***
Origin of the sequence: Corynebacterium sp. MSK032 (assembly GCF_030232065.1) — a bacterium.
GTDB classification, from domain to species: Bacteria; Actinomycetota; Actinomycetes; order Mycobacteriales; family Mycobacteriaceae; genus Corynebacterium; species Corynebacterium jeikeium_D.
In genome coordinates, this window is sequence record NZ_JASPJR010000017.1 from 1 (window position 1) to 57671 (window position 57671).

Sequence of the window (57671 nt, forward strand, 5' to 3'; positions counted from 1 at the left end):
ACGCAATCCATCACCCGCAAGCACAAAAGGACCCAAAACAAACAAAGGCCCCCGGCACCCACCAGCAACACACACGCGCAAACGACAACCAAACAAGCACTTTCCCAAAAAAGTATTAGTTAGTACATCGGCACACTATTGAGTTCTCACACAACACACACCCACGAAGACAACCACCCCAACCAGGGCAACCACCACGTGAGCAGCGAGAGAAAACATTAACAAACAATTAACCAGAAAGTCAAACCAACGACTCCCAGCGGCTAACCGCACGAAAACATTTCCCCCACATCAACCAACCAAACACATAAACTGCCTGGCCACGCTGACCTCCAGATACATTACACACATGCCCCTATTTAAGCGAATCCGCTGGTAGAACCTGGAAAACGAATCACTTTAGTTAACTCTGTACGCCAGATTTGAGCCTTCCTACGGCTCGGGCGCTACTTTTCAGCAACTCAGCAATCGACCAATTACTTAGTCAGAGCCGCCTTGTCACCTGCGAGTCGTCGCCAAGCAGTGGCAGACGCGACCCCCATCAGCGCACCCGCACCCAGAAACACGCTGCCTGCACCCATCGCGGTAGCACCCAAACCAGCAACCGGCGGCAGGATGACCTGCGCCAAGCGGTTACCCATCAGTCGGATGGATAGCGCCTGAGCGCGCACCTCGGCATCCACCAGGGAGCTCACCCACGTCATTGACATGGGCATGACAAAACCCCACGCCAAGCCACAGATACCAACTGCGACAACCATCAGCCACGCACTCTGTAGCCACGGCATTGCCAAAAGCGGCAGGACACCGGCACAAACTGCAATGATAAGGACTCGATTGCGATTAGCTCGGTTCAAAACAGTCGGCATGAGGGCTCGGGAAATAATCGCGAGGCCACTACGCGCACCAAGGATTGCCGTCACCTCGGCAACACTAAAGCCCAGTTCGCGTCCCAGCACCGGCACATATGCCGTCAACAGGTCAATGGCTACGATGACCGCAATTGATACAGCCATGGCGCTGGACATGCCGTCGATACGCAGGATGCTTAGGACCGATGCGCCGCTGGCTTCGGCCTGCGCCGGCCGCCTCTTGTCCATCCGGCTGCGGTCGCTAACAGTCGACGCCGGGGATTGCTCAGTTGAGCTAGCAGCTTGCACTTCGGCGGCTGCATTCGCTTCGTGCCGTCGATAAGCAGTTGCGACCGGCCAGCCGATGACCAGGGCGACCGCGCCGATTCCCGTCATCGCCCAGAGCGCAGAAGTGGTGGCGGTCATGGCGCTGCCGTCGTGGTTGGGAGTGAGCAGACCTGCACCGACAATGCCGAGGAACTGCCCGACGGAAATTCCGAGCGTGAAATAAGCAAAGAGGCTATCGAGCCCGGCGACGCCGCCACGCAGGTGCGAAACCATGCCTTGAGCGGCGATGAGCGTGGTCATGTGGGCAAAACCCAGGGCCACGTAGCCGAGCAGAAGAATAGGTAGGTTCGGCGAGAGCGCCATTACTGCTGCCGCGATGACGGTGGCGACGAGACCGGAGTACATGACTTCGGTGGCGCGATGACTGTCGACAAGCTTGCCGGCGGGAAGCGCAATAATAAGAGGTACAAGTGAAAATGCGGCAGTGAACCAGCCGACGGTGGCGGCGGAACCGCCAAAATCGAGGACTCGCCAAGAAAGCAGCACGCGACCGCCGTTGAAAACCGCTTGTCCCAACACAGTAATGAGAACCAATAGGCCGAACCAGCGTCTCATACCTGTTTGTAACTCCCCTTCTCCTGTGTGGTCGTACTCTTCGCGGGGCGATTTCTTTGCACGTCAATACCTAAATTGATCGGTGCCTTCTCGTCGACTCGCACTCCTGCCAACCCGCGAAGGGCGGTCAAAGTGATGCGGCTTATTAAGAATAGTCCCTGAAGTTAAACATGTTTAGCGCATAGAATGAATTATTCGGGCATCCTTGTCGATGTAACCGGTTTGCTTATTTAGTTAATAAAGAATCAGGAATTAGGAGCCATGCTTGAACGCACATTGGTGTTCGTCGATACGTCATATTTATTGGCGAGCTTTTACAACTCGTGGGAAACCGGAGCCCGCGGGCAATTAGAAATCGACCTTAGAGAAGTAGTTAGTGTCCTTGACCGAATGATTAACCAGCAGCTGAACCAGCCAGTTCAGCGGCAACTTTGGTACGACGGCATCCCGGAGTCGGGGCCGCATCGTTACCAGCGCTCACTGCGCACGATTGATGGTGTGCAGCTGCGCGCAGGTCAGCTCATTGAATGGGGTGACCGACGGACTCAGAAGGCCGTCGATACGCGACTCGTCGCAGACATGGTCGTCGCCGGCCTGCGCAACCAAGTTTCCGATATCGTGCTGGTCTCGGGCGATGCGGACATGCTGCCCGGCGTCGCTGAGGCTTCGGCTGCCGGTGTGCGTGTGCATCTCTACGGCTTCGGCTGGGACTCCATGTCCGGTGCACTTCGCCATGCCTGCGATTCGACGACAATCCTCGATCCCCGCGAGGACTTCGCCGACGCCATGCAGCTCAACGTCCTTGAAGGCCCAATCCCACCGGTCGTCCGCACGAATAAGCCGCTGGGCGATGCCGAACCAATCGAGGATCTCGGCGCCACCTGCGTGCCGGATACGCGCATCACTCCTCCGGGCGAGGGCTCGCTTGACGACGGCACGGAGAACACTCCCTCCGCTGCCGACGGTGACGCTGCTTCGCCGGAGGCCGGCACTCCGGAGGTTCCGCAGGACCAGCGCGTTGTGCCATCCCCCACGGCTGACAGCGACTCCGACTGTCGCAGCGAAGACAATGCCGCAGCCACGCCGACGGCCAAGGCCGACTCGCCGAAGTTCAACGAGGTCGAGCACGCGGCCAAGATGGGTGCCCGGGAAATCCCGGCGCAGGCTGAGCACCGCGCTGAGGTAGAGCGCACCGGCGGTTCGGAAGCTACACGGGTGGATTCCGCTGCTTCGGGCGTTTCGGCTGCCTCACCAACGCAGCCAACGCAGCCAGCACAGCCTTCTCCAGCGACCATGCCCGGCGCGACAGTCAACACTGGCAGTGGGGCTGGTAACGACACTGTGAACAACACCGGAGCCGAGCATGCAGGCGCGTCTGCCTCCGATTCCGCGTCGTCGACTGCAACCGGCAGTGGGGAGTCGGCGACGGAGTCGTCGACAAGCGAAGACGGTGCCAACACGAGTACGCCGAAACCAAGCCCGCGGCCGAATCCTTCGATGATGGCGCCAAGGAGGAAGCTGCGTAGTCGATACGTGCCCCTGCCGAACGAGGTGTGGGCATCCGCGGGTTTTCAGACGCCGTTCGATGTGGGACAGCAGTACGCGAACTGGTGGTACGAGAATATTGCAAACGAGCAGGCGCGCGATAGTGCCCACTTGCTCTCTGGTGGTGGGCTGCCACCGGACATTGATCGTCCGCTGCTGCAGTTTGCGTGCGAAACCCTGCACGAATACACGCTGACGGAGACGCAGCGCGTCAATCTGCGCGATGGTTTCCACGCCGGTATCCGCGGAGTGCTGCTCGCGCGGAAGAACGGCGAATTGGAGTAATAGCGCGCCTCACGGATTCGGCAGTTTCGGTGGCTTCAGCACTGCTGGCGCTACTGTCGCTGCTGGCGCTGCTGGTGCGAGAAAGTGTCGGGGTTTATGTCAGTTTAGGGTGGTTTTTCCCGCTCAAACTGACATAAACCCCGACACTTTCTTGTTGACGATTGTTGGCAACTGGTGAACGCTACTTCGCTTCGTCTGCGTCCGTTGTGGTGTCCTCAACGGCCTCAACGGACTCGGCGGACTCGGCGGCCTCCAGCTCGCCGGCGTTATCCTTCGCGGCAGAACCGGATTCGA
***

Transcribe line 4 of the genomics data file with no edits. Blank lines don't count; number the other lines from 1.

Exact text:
Sequence of the window (57671 nt, forward strand, 5' to 3'; positions counted from 1 at the left end):